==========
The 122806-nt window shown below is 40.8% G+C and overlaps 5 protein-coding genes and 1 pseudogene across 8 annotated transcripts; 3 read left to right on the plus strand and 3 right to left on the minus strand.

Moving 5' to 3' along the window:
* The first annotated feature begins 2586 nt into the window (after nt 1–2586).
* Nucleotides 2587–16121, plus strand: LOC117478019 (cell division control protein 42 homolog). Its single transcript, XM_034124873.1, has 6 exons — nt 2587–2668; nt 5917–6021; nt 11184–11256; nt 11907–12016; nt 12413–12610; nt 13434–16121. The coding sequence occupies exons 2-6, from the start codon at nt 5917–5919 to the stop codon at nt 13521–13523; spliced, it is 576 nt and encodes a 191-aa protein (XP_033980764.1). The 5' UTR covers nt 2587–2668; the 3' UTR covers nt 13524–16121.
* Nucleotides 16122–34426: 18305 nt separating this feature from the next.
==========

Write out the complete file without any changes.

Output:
The 122806-nt window shown below is 40.8% G+C and overlaps 5 protein-coding genes and 1 pseudogene across 8 annotated transcripts; 3 read left to right on the plus strand and 3 right to left on the minus strand.

Moving 5' to 3' along the window:
* The first annotated feature begins 2586 nt into the window (after nt 1–2586).
* Nucleotides 2587–16121, plus strand: LOC117478019 (cell division control protein 42 homolog). Its single transcript, XM_034124873.1, has 6 exons — nt 2587–2668; nt 5917–6021; nt 11184–11256; nt 11907–12016; nt 12413–12610; nt 13434–16121. The coding sequence occupies exons 2-6, from the start codon at nt 5917–5919 to the stop codon at nt 13521–13523; spliced, it is 576 nt and encodes a 191-aa protein (XP_033980764.1). The 5' UTR covers nt 2587–2668; the 3' UTR covers nt 13524–16121.
* Nucleotides 16122–34426: 18305 nt separating this feature from the next.